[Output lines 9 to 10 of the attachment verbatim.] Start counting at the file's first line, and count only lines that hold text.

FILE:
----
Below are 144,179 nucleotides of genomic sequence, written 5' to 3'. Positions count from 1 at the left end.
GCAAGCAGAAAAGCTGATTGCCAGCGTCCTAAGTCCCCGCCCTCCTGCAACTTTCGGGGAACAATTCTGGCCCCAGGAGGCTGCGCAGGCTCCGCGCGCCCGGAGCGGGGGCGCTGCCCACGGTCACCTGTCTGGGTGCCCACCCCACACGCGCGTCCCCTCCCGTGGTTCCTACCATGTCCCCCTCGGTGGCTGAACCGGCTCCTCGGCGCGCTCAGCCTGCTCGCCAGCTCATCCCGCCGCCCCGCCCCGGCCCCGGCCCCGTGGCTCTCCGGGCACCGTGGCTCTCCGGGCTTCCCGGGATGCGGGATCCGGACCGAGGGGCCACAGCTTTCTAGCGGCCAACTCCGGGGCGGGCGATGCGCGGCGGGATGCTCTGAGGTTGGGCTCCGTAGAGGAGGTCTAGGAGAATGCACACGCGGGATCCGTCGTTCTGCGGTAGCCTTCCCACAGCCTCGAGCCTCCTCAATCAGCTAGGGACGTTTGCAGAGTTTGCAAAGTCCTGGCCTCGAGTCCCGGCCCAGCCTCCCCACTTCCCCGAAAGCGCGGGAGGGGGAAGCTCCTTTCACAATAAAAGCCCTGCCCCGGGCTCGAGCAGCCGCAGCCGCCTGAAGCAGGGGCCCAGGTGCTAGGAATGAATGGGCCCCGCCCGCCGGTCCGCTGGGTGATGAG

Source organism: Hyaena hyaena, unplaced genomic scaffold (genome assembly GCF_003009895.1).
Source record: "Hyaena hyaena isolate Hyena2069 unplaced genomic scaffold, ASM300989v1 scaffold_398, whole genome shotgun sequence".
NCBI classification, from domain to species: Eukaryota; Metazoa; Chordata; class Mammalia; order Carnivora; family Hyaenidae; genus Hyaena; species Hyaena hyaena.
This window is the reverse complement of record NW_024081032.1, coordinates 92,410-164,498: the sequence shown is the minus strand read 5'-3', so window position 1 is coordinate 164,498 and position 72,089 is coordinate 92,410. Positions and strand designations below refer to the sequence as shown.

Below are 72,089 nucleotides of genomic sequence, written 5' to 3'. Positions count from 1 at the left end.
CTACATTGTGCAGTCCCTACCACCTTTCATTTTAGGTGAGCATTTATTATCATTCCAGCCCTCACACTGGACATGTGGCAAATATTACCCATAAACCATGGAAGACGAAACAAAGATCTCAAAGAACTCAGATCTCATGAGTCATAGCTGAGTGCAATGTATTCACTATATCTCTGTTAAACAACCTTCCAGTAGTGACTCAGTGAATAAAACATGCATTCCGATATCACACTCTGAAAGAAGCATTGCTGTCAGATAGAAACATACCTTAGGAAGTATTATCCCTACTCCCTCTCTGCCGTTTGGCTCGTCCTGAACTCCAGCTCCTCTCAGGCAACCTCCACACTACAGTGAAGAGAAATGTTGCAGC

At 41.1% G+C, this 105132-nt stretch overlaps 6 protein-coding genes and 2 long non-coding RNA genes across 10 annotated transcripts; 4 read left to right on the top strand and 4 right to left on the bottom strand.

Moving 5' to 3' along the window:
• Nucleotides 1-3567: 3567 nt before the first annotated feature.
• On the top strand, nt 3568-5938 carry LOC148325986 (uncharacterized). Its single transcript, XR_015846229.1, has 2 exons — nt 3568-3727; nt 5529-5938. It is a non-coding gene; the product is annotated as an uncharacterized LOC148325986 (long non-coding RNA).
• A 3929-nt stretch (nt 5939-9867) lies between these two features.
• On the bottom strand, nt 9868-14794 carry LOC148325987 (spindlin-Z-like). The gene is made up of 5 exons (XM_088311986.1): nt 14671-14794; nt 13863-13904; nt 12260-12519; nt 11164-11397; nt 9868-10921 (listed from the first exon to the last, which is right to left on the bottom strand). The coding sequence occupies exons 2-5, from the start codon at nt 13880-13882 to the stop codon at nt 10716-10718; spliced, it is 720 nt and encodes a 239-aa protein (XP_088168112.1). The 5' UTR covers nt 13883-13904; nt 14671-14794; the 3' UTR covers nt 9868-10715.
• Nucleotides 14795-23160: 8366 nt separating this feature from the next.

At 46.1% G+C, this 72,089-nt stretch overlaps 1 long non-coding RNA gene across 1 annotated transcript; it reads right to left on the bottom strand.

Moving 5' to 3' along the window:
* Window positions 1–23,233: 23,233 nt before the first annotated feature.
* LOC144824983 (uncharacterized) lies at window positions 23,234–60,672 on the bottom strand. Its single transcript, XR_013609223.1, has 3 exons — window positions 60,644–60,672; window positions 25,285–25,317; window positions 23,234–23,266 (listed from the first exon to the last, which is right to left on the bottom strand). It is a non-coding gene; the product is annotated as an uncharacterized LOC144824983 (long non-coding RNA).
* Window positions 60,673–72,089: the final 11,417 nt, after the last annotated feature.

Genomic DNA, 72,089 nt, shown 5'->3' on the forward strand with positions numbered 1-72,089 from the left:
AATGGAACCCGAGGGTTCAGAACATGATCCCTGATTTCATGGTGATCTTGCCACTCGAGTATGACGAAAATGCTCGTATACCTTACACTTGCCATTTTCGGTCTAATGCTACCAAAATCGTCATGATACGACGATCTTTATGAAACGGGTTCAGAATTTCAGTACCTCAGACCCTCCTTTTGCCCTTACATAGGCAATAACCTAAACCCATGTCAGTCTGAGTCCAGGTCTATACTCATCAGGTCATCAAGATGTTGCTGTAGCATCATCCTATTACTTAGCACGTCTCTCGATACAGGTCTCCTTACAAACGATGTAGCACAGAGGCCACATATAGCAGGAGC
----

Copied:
At 41.1% G+C, this 105132-nt stretch overlaps 6 protein-coding genes and 2 long non-coding RNA genes across 10 annotated transcripts; 4 read left to right on the top strand and 4 right to left on the bottom strand.

Moving 5' to 3' along the window: